Stroke in young adults is surprisingly common. The differential diagnosis for
potential etiologies is broader than that for older adults. Elements of the
initial workup, including neuroimaging, bloodwork, and other ancillary studies,
are reviewed. Emphasis is placed on areas in which the diagnostic approach to
stroke in young adults differs from that for older patients. Clinical
manifestations and management are usually similar to, but prognosis is often
better than, those in an older population.
Introduction. This article will emphasize aspects of a diagnostic approach to
young adults (up to 45 years of age) with stroke as it differs from a standard
approach for older adults, with emphasis on initial work-up.
Stroke in young adults is surprisingly common. The annual stroke incidence was
estimated at 34/100000 in Swedish adults under 55 years of age, and 10/100000 in
a Mayo Clinic study of women ages 15 to 29. Ischemic stroke is much more common
than hemorrhagic, the latter comprising 12% of strokes in the Lausanne registry
for patients 30 to 45 years old.1 The ubiquity of stroke in young adults and its
potential for devastating consequences mean that healthcare providers must have
a high index of suspicion for stroke. This is especially true when a patient’s
clinical picture is not easily explained otherwise.
Etiologies. The range of potential etiologies for stroke in young adults is
broader than that for older adults. (Table) Like in older adults, stroke in
younger adults is typically categorized as primarily ischemic or hemorrhagic.
Ischemic etiologies include cardioembolic, atherosclerotic disease, and
nonatherosclerotic cerebral vasculopathies. Hemorrhagic strokes include
subarachnoid and intraparenchymal types. Of particular note in young adults are
stroke causes such as hematologic disorders, substance abuse, trauma,
dissections, oral contraceptive use, pregnancy and postpartum states, and
|Table . Differential diagnosis of stroke in young
adults (adapted from references 1, 2)
Cardiac disease (including congenital, rheumatic valve disease,
mitral valve prolapse, patent foramen ovale, endocarditis, atrial
myxoma, arrhythmias, cardiac surgery)
Large vessel disease
- Premature atherosclerosis
- Dissection (spontaneous or traumatic)
- Inherited metabolic diseases (homocystinuria, Fabry’s,
pseudoxanthoma elasticum, MELAS syndrome)
- Fibromuscular dysplasia
- Infection (bacterial, fungal, tuberculosis, syphilis, Lyme)
- Vasculitis (collagen vascular diseases — systemic lupus
erythematosus, rheumatoid arthritis, Sjögren’s syndrome,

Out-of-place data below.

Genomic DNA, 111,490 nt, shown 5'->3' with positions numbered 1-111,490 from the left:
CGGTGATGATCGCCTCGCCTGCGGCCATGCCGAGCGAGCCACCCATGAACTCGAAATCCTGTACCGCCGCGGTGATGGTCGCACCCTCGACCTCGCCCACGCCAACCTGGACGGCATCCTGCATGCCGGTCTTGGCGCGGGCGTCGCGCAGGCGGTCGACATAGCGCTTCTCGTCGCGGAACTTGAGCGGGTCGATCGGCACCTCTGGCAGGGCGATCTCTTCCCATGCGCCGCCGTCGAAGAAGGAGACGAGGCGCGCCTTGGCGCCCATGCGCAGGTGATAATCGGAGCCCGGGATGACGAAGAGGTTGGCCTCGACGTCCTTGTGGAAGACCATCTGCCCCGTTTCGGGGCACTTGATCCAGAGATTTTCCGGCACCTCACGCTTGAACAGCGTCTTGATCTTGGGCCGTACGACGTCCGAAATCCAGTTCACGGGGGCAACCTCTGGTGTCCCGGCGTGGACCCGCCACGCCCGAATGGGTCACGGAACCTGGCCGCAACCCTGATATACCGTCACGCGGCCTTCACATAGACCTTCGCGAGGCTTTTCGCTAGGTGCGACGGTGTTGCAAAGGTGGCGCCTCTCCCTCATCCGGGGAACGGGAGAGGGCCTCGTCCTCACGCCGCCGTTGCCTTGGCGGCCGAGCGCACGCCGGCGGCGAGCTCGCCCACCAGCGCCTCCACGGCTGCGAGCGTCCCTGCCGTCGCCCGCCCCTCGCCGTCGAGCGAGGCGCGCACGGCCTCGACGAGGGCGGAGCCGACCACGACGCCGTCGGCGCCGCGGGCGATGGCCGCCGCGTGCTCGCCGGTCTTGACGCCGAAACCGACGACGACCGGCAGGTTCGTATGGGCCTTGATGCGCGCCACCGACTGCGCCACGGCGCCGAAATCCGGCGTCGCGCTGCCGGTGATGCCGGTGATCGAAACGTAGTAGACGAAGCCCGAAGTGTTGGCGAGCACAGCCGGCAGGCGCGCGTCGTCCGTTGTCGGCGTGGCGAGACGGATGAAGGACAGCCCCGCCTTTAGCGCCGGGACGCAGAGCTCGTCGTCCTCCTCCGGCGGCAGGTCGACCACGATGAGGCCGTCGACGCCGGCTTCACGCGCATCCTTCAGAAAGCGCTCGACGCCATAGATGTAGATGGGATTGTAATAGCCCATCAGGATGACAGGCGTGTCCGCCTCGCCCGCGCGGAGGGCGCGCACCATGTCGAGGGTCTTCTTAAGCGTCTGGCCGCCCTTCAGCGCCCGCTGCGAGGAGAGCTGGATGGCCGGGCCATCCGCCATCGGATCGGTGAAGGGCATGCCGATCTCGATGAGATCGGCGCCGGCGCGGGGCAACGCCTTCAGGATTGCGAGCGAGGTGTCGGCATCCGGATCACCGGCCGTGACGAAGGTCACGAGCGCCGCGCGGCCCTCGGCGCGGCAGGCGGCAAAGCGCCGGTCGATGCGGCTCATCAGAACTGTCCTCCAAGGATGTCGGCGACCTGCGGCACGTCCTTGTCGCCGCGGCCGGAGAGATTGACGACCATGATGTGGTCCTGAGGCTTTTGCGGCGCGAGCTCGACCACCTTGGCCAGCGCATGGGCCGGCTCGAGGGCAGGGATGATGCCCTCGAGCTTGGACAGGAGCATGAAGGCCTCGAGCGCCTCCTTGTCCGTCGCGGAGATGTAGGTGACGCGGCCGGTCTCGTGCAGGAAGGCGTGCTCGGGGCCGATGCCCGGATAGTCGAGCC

polyarteritis nodosa; Takayasu’s disease, Wegener’s
syndrome, cryoglobulinemia, sarcoidosis, inflammatory bowel
disease, isolated central nervous system angiitis)
- Moyamoya disease
- Toxic (illicit drugs — cocaine, heroin, phencyclidine;
therapeutic drugs — L-asparaginase, cytosine arabinoside)
Small vessel disease
- Vasculopathy (infectious, noninfectious, microangiopathy)
- Sickle-cell disease
- Hypercoagulable states (antiphospholipid antibody syndromes,
deficiency of antithrombin III or protein S or C, resistance to
activated protein C, increased factor VIII)
- Disseminated intravascular coagulation
- Polycythemia vera
- Thrombotic thrombocytopenic purpura
- Venous occlusion (dehydration, parameningeal infection,
meningitis, neoplasm, polycythemia, leukemia, inflammatory bowel
Subarachnoid hemorrhage (cerebral aneurysm)
- Arteriovenous malformation
- Neoplasm (primary central nervous system, metastatic,
- Hematologic (sickle-cell disease, neoplasm, thrombocytopenia)
- Drug use (warfarin, amphetamines, cocaine, phenypropanolamine)
- Iatrogenic (peri-procedural)
Clinical Manifestations. The clinical presentations for stroke in young adults
are not unique to this age group. Sudden or subacute onset of neurologic
symptoms referable to the brain should suggest stroke as a potential
explanation. The presence of a given stroke risk factor does not assure that it
is causative. Many young patients have multiple risk factors. Detailed history
and examination, oriented toward common and uncommon etiologies, are especially
important. Stroke mimics in the young adult population include multiple
sclerosis and malignancy.
The physical exam should include neurologic, cardiovascular, ophthalmologic and
dermatologic assessments. Relevant ocular findings include corneal arcus (hypercholesterolemia)
or corneal opacity (Fabry’s disease); Lisch nodules, optic atrophy (neurofibromatosis);
lens subluxation (Marfan’s syndrome, homocystinuria); and retinal
perivasculitis (sickle-cell disease, syphilis, connective tissue diseases,
inflammatory bowel disease), occlusions (emboli), angioma (cavernous
malformation), or hamartoma (tuberous sclerosis). Among dermatologic